Testy takie sugerują, że badane efekty są wielowymiarowe i ich efektywne badanie możliwe jest w trakcie ewolucji szeregu parametrów doświadczalnych jak temperatura czy skład gazowej atmosfery. Jest to tym bardziej istotne, że nanokryształy, mając znacznie większy stosunek powierzchni do objętości mają strukturę silnie zależną od składu atmosfery i sugerowanymi metodami badawczymi są metody in situ. O ile analiza pojedynczych dyfraktogramów musi uwzględniać czasem znaczące błędy dyfraktometryczne i ma małą dokładność o tyle badanie ewolucji dyfraktogramów może się oprzeć na analizie różnic, które mierzone są z wysoką precyzją (zależną głównie od statystyki pomiarowej) gdyż błędy dyfraktometryczne odejmują się.

Proponowana przez mój zespół metoda badawcza umożliwia interpretację w/w zjawisk i umożliwiła np. analizę rekonstrukcji powierzchni nanokryształów Pt przy desorpcji wodoru [4] oraz chemisorpcji NO [5] wyjaśniając nowoodkryte zjawisko niskotemperaturowej koalescencji Pt. Zaproponowaliśmy ogólną metodę detekcji rekonstrukcji powierzchni nanokryształów [6]. W badaniach nanokrystalicznych stopów udało się uzyskać kontrolę nad stopniem segregacji składników (stop PdAg) umożliwiającą powtarzalną i odwracalną segregację oraz jej interpretację modelową. Umożliwiły one wgląd w elementarne zjawiska dyfuzji biegnące w nanokrysztale stopu i w ich mechanizm- różniący się od mechanizmu wakancyjnego [7].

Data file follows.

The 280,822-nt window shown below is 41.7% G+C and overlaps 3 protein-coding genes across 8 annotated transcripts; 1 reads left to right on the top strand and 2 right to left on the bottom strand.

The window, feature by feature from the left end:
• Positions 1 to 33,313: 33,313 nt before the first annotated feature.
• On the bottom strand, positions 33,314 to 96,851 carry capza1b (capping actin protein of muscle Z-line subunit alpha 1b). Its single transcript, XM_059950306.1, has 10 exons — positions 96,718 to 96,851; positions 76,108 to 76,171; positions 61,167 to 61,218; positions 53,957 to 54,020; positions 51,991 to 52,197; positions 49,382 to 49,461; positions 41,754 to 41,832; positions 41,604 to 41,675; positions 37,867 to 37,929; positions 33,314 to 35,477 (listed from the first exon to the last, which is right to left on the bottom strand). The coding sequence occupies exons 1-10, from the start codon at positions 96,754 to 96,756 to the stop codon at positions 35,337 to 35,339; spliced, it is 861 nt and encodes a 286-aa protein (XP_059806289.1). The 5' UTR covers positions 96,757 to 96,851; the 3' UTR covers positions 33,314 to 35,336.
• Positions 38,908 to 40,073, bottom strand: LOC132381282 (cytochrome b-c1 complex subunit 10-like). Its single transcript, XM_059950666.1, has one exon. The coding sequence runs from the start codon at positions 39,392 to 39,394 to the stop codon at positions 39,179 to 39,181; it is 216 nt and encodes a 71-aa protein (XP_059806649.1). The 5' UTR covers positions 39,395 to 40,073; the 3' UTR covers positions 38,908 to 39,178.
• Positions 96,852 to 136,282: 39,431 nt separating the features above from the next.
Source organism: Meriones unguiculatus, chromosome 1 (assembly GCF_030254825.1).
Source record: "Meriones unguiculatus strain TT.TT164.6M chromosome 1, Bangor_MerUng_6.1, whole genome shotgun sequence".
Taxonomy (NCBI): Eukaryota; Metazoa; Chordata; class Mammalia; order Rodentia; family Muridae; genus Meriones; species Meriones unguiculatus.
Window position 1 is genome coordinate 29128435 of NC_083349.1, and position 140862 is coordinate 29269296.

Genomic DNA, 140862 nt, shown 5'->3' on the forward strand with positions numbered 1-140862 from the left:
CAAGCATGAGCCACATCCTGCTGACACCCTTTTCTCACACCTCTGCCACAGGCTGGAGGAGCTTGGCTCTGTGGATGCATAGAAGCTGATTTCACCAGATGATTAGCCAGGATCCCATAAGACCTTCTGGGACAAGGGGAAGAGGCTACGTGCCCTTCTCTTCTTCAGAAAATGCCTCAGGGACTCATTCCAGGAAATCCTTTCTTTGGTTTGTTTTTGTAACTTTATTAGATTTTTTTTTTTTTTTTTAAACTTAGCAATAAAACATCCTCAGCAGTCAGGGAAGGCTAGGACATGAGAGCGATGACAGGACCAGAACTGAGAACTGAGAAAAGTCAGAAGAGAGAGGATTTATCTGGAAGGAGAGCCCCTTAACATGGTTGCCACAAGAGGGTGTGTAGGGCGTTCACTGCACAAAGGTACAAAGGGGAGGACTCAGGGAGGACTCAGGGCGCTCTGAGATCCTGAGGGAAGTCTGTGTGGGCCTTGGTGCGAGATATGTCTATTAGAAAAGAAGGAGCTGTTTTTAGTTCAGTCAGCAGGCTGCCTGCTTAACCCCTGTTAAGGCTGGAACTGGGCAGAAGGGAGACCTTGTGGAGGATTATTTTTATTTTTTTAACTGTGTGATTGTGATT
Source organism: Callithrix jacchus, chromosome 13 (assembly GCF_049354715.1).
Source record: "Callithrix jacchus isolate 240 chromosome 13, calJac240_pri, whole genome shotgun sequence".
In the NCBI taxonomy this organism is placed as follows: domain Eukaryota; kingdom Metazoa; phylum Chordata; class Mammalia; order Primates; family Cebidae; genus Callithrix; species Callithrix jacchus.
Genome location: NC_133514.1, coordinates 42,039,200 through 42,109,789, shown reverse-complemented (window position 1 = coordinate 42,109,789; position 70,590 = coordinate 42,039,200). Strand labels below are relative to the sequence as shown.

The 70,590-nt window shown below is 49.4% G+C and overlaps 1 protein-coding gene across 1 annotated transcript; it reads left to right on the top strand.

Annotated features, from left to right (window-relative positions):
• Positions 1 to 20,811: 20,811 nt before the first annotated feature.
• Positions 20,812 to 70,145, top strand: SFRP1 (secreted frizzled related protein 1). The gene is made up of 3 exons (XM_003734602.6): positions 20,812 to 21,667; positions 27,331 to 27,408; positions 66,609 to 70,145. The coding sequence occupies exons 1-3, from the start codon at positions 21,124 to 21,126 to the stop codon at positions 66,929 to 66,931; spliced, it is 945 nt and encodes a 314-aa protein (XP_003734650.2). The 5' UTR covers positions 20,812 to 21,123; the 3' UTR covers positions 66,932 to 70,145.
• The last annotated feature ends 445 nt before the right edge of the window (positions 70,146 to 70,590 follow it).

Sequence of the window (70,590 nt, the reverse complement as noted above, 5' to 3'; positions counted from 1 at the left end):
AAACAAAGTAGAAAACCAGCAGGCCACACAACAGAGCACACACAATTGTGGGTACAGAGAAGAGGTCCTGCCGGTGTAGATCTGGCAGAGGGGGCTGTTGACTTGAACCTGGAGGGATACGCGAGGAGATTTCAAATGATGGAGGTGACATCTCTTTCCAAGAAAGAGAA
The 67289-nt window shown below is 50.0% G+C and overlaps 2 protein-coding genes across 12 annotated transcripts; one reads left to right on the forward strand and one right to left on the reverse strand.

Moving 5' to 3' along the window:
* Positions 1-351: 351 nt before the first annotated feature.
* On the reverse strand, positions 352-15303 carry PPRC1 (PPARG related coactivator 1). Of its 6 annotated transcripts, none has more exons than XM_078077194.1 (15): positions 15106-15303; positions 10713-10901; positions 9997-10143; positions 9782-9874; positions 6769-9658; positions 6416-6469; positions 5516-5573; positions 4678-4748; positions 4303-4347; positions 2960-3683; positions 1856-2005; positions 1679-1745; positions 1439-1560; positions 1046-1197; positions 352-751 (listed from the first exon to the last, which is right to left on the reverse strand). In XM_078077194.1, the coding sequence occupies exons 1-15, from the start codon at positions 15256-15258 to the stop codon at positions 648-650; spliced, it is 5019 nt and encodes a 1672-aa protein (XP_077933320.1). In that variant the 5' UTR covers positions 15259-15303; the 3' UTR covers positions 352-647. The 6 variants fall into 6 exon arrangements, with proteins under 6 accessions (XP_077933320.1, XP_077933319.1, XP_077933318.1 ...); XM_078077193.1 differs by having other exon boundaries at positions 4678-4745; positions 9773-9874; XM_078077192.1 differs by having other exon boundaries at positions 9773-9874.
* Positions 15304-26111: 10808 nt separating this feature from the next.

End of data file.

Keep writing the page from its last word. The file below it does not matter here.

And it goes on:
Proponowane, nowe narzędzia nanokrystalografii in situ można stosować w obszarze tzw. przerwy ciśnieniowej i materiałowej- rzadko dostępnej do badań innymi technikami.

Literatura

  • [1]. Kaszkur Z., J.Appl.Crystall., 33 (2000) 87.
  • [2]. Kaszkur Z., Mierzwa B., Pielaszek J., J.Appl.Crystall., 38 (2005) 266 .
  • [3]. Kaszkur Z., Zeitschrift für Kristallographie, 23 (2006) 147.